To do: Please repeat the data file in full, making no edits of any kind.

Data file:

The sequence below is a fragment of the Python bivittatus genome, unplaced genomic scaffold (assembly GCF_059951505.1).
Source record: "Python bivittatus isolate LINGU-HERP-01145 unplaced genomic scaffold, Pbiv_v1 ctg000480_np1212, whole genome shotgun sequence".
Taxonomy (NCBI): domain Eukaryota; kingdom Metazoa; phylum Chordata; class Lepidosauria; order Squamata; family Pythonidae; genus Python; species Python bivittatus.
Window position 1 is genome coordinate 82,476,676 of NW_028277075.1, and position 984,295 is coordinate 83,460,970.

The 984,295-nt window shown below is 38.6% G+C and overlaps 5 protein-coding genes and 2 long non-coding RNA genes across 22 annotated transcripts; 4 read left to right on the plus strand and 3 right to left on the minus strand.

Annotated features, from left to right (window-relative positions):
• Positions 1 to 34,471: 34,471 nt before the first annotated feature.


The sequence below is a fragment of the Python bivittatus genome, unplaced genomic scaffold (assembly GCF_059951505.1).
Source record: "Python bivittatus isolate LINGU-HERP-01145 unplaced genomic scaffold, Pbiv_v1 ctg000480_np1212, whole genome shotgun sequence".
Taxonomy (NCBI): domain Eukaryota; kingdom Metazoa; phylum Chordata; class Lepidosauria; order Squamata; family Pythonidae; genus Python; species Python bivittatus.
Window position 1 is genome coordinate 82,476,676 of NW_028277075.1, and position 984,295 is coordinate 83,460,970.

The 984,295-nt window shown below is 38.6% G+C and overlaps 5 protein-coding genes and 2 long non-coding RNA genes across 22 annotated transcripts; 4 read left to right on the plus strand and 3 right to left on the minus strand.

Annotated features, from left to right (window-relative positions):
• Positions 1 to 34,471: 34,471 nt before the first annotated feature.